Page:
Pine Creek Example 1

This example follows the Hematite and Methanol examples. With one major difference, Hematite and Methanol cubes are generated in laboratory conditions and are easier to analyse. For the Pine Creek example, the HSI cube comes from a satellite.

Before the analysis, four bands ranges were removed. They correspond to atmospheric scattering. Twelve endmembers was extracted and their corresponding abundance maps generated by NNLS. After inspecting the abundances maps, five endmembers are kept and are used to create the classes’ maps. For the classification step SAM and SID is used. For this particular case, SID gives a better result than SAM.

Finally, at the end of this document you can compare the endmembers classification to a supervised ECHO clustering made by David Landgrebe with the MultiSpec software. ECHO clustering do a right classification for 16 features, ECHO is a clear winner here.

In conclusion, endmembers extraction carries useful information and can be use to do a 'preview or quick' classification. However, it does not beat a standard supervised clustering algorithm. Abundance maps can be analysed individually. By example, EM4 and EM8 show many of the buildings and roads and EM2 give a good distribution of the forest. The former is the subject for the next example on Pine Creek.

In [1]:
# Run on Python 2.7 and 3.3

from __future__ import print_function

%matplotlib inline

import os
import os.path as osp
import numpy as np

import pysptools.util as util
import pysptools.eea as eea
import pysptools.abundance_maps as amp
import pysptools.classification as cls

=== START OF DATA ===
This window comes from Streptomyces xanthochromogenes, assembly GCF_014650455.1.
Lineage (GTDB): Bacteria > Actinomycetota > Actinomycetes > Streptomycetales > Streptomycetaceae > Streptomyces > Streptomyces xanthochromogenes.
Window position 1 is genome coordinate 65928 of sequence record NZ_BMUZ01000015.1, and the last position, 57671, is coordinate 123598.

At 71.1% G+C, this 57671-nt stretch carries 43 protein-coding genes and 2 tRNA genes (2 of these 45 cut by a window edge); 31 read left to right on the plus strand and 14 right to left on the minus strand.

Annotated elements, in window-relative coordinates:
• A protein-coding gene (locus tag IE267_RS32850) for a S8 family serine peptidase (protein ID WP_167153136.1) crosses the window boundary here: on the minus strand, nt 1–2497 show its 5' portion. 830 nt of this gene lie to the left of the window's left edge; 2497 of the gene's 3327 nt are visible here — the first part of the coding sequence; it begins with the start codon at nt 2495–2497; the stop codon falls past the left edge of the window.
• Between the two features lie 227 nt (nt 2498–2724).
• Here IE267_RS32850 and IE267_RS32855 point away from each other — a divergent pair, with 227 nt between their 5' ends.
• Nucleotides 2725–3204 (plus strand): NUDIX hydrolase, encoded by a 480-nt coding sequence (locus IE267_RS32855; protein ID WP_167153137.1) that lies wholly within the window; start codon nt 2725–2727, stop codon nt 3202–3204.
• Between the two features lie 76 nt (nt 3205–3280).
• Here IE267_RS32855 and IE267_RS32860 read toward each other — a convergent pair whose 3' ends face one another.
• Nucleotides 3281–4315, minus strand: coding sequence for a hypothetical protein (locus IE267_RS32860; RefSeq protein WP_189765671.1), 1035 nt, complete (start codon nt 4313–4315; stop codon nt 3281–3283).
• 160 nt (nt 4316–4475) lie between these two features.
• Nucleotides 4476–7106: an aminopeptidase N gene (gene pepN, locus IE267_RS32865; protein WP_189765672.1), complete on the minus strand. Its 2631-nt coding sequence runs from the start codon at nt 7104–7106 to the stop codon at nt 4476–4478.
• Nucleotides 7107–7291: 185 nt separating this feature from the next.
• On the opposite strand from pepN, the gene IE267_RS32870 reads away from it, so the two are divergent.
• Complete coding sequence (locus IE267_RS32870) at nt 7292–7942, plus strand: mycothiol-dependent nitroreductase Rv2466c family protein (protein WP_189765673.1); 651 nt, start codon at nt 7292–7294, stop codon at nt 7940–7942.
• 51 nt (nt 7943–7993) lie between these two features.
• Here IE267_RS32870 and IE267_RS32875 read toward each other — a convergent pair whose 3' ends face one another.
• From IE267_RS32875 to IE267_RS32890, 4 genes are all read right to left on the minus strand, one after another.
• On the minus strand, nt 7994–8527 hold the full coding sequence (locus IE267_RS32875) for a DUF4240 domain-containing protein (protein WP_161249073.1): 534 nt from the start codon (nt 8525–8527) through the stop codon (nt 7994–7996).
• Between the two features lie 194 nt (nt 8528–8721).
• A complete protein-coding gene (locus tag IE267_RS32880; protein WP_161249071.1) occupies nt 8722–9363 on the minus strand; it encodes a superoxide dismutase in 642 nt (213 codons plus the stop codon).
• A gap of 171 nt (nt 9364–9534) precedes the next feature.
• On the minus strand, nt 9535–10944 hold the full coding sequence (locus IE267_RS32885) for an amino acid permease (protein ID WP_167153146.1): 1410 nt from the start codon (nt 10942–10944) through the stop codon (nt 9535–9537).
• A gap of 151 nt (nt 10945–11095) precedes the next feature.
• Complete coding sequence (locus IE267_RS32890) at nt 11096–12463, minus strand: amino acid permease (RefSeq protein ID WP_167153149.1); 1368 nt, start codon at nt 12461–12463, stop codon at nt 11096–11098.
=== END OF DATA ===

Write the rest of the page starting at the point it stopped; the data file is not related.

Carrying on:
import pysptools.material_count as cnt

def remove_bands(M):
    Remove the bands with atmospheric
    p1 = list(range(5,102))
    p2 = list(range(111,148))
    p3 = list(range(170,211))
    Mp = M[:,:,p1+p2+p3]
    return Mp

data_path = os.environ['PYSPTOOLS_DATA']

sample = '92AV3C.hdr'

data_file = osp.join(data_path, sample)
data, header = util.load_ENVI_file(data_file)

# Remove some bands
data_clean = remove_bands(data)
# ajust the number of bands
header['wavelength'] = range(1, data_clean.shape[2]+1)

# Display a linear stretched RGB image of the Pine Creek cube
#util.display_linear_stretch(data, 98, 86, 22)
util.display_linear_stretch(data, 169, 83, 45)
<matplotlib.figure.Figure at 0x7fe2ac716f50>

HySime do a good guess.

In [2]:
hy = cnt.HySime()
kf, Ek = hy.count(data_clean)
print('Testing HySime')
print('  Virtual dimensionality is: k =', kf)
Testing HySime
  Virtual dimensionality is: k = 14
In [3]:
def SAM(data, E, thrs=None):
    sam = cls.SAM()
    cmap = sam.classify(data, E, threshold=thrs)
    sam.display(colorMap='Paired', suffix='Pine Creek')

def SID(data, E, thrs=None):
    sid = cls.SID()
    cmap = sid.classify(data, E, threshold=thrs)
    sid.display(colorMap='Paired', suffix='Pine Creek')

We extract 12 endmembers.

In [4]:
ee = eea.NFINDR()
U = ee.extract(data_clean, 12, maxit=5, normalize=False, ATGP_init=True)
ee.display(header, suffix='Pine Creek')
<matplotlib.figure.Figure at 0x7fe2ac690fd0>

And generate the corresponding abundance maps. Abundance maps 2, 3, 6, 7 and 10 are used for the classification step.

In [5]:
am = amp.FCLS()
amaps =, U, normalize=False)
am.display(colorMap='jet', columns=3, suffix='Pine Creek')
<matplotlib.figure.Figure at 0x7fe2a2855e50>
In [6]:
# U2 is a library made of 5 selected endmembers
U2 = U[[1,2,5,6,9],:]
SAM(data_clean, U2, [0.1,0.3,0.2,0.2,0.15])
SID(data_clean, U2, [0.1,0.3,0.05,0.1,0.03])
In [10]:
# Display an ECHO classification
# Reference:
#   Landgrebe, David, 1997, Multispectral Data Analysis: A Signal Theory Perspective, 
#   School of Electrical Engineering, Purdue University.
from IPython.core.display import Image
home = os.environ['HOME']
Image(filename=osp.join(home, 'dev/pysptools/examples/pine_creek_echo_class.png'), width=400, height=400)